Planet Tech Art
Last update: March 18, 2017 04:00 AM
March 16, 2017

Developer Tooling, a week in

So I switched job role from graphics to developer tooling / build engineering about 10 days ago. You won’t believe what happened next! Click to find out!

Quitting Graphics

I wrote about the change right before GDC on purpose - wanted to see reactions from people I know. Most of them were along what I expected, going around “build systems? why?!” theme (my answer: between “why not” and ¯\_(ツ)_/¯). I went to the gathering of rendering people one evening, and the “what are you doing here, you’re no longer graphics” joke that everyone was doing was funny at first, but I gotta say it to you guys: hearing it 40 times over is not that exciting.

At work, I left all the graphics related Slack channels (a lot of them), and wow the sense of freedom feels good. I think the number of Slack messages I do per week should go down from a thousand to a hundred or so; big improvement (for me, anyway).

A pleasant surprise: me doing that and stopping to answer the questions, doing graphics related code reviews and writing graphics code did not set the world on fire! Which means that my “importance” in that area was totally imaginary, both in my & in some other people’s heads. Awesome! Maybe some years ago that would have bothered me, but I think I’m past the need of wanting to “feel important”.

Not being important is liberating. Highly recommended!

Though I have stopped doing graphics related work at work, I am still kinda following various graphics research & advances happening in the world overall.

Developer Tooling

The “developer tools” team that I joined is six people today, and the “mission” is various internal tools that the rest of R&D uses. Mostly the code build system, but also parts of version control, systems for handing 3rd party software packages, various helper tools (e.g. Slack bots), and random other things (e.g. “upgrade from VS2010 to VS2015/2017” that is happening as we speak).

So far I’ve been in the build system land. Some of the things I noticed:

  • Wow it’s super easy to save hundreds of milliseconds from build time. This is not a big deal for a clean build (if it takes 20 minutes, for example), but for an incremental build add 100s of milliseconds enough times and we’re talking some real “developer flow” improvements. Nice!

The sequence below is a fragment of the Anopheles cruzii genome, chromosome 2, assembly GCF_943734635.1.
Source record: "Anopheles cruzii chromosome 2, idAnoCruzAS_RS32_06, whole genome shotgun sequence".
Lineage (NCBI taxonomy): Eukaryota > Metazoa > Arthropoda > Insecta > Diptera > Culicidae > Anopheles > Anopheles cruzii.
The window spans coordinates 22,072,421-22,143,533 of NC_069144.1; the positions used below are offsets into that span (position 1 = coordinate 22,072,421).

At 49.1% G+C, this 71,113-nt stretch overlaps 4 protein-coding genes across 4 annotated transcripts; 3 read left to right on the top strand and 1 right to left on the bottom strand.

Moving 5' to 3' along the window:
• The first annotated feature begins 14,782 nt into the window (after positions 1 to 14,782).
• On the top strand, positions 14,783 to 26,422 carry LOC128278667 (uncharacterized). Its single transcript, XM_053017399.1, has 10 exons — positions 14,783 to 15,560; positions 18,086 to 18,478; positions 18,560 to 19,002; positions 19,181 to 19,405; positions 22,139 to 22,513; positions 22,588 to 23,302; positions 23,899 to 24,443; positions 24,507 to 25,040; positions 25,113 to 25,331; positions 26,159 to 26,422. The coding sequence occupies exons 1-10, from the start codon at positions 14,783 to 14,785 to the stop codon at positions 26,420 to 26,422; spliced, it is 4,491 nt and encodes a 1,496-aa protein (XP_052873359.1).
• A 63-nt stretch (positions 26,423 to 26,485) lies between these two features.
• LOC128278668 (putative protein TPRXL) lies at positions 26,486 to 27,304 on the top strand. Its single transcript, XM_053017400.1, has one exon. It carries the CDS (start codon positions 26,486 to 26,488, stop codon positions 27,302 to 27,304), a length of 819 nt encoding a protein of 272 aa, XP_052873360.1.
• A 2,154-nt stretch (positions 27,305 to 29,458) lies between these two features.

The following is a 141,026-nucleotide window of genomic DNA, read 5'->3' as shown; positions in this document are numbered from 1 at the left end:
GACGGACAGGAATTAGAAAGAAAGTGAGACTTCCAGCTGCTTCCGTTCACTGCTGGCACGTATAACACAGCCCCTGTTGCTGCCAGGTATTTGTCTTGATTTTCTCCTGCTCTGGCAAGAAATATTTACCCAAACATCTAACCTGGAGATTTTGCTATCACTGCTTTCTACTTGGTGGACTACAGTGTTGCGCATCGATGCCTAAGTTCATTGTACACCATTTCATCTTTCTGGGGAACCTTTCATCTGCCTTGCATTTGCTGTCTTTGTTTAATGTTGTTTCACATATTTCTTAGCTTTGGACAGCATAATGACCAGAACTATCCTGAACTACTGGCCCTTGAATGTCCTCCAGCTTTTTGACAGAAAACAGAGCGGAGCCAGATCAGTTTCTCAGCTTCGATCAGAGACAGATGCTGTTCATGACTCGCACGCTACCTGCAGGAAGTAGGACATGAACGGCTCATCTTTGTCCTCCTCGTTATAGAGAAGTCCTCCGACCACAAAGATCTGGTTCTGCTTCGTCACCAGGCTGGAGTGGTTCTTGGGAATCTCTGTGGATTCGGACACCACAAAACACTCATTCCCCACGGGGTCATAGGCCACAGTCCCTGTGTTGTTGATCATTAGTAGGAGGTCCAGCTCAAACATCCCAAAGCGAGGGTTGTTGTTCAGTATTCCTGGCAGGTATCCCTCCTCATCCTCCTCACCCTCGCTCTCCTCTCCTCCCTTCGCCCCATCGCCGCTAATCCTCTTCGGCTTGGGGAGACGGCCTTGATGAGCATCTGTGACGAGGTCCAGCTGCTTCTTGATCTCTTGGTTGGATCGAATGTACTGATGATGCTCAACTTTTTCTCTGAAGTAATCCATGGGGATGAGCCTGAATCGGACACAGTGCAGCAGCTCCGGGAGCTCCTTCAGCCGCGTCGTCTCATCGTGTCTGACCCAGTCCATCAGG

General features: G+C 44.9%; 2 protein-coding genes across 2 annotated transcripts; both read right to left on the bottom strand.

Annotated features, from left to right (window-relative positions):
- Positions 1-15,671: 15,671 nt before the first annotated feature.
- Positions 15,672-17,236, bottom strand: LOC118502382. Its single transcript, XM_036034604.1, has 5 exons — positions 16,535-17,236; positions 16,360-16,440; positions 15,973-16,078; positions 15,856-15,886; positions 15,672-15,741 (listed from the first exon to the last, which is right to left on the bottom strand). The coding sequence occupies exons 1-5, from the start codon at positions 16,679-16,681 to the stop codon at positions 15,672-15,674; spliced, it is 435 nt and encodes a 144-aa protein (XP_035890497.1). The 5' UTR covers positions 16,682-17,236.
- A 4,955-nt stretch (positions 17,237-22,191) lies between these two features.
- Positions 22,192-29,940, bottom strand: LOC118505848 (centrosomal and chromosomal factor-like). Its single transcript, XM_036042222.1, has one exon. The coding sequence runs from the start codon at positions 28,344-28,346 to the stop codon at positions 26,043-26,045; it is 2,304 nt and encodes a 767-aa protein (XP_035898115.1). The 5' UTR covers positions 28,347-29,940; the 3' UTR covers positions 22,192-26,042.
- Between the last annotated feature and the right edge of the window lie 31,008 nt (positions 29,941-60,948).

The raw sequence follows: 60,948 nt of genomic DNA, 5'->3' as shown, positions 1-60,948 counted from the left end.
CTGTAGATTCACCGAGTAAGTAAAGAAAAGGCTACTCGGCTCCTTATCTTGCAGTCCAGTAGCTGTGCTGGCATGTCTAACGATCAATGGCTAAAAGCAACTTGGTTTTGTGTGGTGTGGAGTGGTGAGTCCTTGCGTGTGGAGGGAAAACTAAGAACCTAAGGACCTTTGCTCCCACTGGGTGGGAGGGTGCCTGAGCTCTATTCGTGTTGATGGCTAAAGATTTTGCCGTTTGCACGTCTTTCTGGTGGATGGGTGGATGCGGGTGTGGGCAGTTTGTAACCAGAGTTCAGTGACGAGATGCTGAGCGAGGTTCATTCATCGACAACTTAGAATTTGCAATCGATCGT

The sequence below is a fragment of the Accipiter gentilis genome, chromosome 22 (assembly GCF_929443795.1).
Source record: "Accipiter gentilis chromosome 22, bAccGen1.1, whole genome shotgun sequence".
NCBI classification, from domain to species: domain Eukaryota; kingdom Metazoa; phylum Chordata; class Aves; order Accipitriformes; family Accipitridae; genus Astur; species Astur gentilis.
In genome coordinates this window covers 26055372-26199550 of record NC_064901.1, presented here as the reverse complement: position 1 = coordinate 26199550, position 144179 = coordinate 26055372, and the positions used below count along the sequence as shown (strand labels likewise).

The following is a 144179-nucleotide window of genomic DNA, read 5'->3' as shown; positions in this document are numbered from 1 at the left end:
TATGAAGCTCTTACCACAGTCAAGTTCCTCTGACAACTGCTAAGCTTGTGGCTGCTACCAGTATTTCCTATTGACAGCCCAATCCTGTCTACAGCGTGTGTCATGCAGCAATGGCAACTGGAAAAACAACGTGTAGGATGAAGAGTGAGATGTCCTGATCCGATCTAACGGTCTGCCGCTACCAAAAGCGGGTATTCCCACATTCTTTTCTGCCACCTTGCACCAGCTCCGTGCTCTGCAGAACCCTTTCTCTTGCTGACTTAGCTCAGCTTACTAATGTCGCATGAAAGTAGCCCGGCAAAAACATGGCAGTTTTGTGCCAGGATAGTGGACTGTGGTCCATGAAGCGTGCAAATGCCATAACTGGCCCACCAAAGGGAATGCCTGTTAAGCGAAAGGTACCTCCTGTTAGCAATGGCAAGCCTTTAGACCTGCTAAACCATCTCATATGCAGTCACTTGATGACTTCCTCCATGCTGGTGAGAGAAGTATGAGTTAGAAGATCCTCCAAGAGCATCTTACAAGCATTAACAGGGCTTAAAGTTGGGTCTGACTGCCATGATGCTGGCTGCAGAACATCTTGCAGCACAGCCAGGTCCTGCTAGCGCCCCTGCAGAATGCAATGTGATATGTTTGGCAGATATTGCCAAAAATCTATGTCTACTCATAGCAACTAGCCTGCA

• Turns out, a lot of things are outdated or obsolete in the build scripts or the dependency graph. Here, we are generating some config headers for the web player deployment (but we have dropped web player a long time ago). There, we are always building this small little tool, that turns out is not used by anythign whatsoever. Over here, tons of build graph setup done for platforms we no longer support. Or this often changing auto-generated header file, is included into way too many source files. And so on and so forth.
  • There’s plenty of little annoyances that everyone has about the build process or IDE integrations. None of them are blocking anyone, and very often do not get fixed. However I think they add up, and that leads to developers being much less happy than they could be.
  • Having an actual, statically typed, language for the build scripts is really nice. Which brings me to the next point…

C#

Our build scripts today are written in C#. At this very moment, it’s this strange beast we call “JamSharp” (primarily work of @lucasmeijer). It is JamPlus, but with an embedded .NET runtime (Mono), and so the build scripts and rules are written in C# instead of the not-very-pleasant Jam language.

Once the dependency graph is constructed, today it is still executed by Jam itself, but we are in the process of replacing it with our own, C# based build graph execution engine.

Anyway. C# is really nice!

I was supposed to kinda know this already, but I only occasionally dabbled in C# before, with most of my work being in C++.

In a week I’ve learned these things:

  • JetBrains Rider is a really nice IDE, especially on a Mac where the likes of VisualStudio + Resharper do not exist.
  • Most of C# 6 additions are not rocket surgery, but make things so much nicer. Auto-properties, expression bodies on properties, “using static”, string interpolation are all under “syntax sugar” category, but each of them makes things just a little bit nicer. Small “quality of life” improvements is what I like a lot.
  • Perhaps this is a sign of me getting old, but e.g. if I look at new features added to C++ versions, my reaction to most of them is “okay this probably makes sense, but also makes my head spin. such. complexity.“. Whereas with C# 6 (and 7 too), almost all of them are “oh, sweet!”.